Went through fruit farms…
… past straying cornflowers and sunflowers …
… saw a Lamborghini tractor …
… and rushed back under an impending rainstorm.
That evening, despite the threatening weather, we went to the second night of the three day village fête – advertised to us by the butcher and various members of the fête committee as a meal with wine and music. It certainly was, although not quite as we had expected.
There was music and entertainment from a group of singers, dancers and backing tracks, all determined to help us join in and have a good time. Jugs of wine flooded the tables, salad, paella and tiramisu arrived, and everyone sang, clapped, waved arms, thumped the table and in general the bon temps did rouleé.
The rain continued to fall and Stewart’s very British umbrella was commandeered to push up the marquee roof and dislodge huge pools of water.
Sitting next to us at the meal was a French family of four. We had such an enjoyable evening with Ingrid, Florian, William and Robin that Stewart invited them aboard the next day to cruise with us the short distance to Montauban.
They accepted and arrived at the appointed time in the morning, climbed aboard and we were off.
We headed upstream at first so that I could get a view of the weir on yet another grey day, then back past our Corbarieu mooring pontoon to head downstream towards Montauban …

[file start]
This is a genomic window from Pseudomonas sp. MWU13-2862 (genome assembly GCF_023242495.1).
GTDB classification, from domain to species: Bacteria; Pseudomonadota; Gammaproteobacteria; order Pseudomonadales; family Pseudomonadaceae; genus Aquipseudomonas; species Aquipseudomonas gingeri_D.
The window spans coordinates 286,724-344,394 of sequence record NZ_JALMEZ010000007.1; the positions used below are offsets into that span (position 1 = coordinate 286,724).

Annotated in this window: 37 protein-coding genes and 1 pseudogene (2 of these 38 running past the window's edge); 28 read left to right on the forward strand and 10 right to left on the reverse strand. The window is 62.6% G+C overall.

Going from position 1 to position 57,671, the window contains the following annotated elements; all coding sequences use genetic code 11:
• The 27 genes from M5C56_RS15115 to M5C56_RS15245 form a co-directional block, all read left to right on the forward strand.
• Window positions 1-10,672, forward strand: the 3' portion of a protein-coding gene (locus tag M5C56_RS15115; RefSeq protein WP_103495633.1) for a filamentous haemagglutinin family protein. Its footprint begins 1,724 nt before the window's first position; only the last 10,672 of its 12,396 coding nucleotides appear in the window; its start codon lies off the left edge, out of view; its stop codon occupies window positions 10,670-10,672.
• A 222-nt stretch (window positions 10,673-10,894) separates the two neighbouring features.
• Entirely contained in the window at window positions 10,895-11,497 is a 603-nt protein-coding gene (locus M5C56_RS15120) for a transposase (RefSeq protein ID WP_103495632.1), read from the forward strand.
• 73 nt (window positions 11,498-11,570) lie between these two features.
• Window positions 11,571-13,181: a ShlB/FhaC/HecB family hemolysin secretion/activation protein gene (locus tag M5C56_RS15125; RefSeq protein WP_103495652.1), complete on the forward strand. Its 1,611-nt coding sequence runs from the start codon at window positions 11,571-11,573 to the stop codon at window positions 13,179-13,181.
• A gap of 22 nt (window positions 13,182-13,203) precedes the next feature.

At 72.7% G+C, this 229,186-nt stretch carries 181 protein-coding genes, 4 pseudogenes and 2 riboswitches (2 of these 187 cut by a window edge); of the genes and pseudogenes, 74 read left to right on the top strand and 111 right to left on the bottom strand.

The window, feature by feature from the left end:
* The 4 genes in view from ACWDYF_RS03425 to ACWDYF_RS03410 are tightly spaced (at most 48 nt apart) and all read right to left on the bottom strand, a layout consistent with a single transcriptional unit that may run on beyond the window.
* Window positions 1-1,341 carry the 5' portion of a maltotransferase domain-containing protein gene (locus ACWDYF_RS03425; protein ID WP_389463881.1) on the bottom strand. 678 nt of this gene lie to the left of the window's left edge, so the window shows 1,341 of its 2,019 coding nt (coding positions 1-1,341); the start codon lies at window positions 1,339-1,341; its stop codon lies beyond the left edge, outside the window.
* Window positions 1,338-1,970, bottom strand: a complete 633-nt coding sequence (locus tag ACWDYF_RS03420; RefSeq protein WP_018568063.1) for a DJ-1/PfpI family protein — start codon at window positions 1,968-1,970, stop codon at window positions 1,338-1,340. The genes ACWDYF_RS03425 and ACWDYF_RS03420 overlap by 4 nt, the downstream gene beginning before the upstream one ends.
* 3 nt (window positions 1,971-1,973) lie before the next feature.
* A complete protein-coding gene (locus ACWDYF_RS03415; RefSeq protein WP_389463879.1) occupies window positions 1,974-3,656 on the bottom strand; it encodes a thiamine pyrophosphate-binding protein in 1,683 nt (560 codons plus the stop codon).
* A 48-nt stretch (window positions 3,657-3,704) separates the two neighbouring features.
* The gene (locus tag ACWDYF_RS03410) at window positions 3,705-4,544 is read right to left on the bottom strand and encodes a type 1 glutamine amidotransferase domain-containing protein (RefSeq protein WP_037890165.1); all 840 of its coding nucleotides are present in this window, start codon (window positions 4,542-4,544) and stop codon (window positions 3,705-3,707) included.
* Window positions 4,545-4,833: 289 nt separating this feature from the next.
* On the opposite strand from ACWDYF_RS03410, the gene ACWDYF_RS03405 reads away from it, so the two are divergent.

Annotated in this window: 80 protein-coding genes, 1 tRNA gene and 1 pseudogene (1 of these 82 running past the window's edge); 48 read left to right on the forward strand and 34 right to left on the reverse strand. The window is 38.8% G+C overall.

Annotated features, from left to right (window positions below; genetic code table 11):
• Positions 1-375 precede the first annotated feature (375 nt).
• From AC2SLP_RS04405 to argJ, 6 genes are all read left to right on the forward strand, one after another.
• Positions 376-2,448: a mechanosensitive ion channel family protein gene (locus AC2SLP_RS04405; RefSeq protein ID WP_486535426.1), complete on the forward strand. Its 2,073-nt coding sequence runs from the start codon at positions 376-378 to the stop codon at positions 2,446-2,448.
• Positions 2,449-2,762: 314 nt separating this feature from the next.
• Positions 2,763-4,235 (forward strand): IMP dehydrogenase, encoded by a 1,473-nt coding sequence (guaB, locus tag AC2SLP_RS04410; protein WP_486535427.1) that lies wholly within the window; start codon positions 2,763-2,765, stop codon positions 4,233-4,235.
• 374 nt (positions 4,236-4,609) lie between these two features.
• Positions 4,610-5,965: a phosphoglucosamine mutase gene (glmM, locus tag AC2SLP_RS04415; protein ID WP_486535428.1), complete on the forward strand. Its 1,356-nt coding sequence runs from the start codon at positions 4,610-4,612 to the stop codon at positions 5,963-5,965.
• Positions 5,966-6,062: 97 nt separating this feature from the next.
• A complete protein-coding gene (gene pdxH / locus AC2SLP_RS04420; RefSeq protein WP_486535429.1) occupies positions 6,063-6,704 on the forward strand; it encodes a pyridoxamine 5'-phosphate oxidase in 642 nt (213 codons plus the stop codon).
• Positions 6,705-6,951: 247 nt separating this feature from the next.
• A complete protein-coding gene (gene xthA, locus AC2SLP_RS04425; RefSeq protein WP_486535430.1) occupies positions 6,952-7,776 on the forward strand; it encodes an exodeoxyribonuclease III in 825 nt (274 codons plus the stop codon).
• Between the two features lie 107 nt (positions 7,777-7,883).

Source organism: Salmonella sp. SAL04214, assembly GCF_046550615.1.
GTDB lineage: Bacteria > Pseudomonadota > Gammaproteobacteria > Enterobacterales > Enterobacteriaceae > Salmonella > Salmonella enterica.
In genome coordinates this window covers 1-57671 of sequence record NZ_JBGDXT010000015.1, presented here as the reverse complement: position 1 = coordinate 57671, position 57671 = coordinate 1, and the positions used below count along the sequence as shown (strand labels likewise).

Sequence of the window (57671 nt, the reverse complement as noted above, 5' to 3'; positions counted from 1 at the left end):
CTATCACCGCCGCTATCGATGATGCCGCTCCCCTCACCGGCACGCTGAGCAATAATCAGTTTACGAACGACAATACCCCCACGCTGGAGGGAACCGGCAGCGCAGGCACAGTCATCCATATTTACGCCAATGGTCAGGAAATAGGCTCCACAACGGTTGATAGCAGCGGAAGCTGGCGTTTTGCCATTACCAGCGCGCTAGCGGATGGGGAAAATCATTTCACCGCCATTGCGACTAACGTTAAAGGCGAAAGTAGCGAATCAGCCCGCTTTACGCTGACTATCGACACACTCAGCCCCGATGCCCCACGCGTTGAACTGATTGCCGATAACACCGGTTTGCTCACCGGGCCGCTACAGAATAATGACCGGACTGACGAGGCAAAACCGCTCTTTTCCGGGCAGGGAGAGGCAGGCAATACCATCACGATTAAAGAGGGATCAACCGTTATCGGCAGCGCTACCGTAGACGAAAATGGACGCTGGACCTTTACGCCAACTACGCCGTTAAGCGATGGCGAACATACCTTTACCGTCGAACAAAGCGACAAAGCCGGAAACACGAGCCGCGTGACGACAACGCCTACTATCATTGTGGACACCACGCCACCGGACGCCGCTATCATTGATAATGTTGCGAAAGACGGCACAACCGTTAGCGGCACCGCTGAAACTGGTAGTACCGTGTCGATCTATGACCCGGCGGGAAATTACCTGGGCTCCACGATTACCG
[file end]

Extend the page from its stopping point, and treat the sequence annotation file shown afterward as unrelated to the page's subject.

… our only sun being the sunflowers in the bow.
The boys enjoyed the trip up through the double lock, and I handed the camera to Robin; this is part of his record of the ascent.
We came into the port and soon found our mooring, and began the clean up job to prepare for our friends Ron and Pauline who were due to arrive next day.
It was hot, so of course Ron and Pauline were thirsty. After a pleasant amble around the narrow shady streets at the heart of Montauban we settled down in the square for a pint – or should I say a 33cl? (Stu sat back just as I took the photo, hence only a glimpse of the Captain.)
Next day we were due to start our return journey to Moissac. It was a beautiful blue and green day, just right to travel slowly up to Month. Pauline and I were keen to have croissants for breakfast and dashed off to the local boulangerie, only to find it is closed on a Tuesday, and no other boulangerie close by. We settled for toast and cereal, a very British breakfast.
Along the way I had the chance to point out some of the features of the canal. First, for some reason, although most of the lock walls are green/grey and covered in slime, one was clean red brickwork; not sure why. The photo on the left also shows the lower parts of one of the poles we used to rope the barge as we ascended the lock.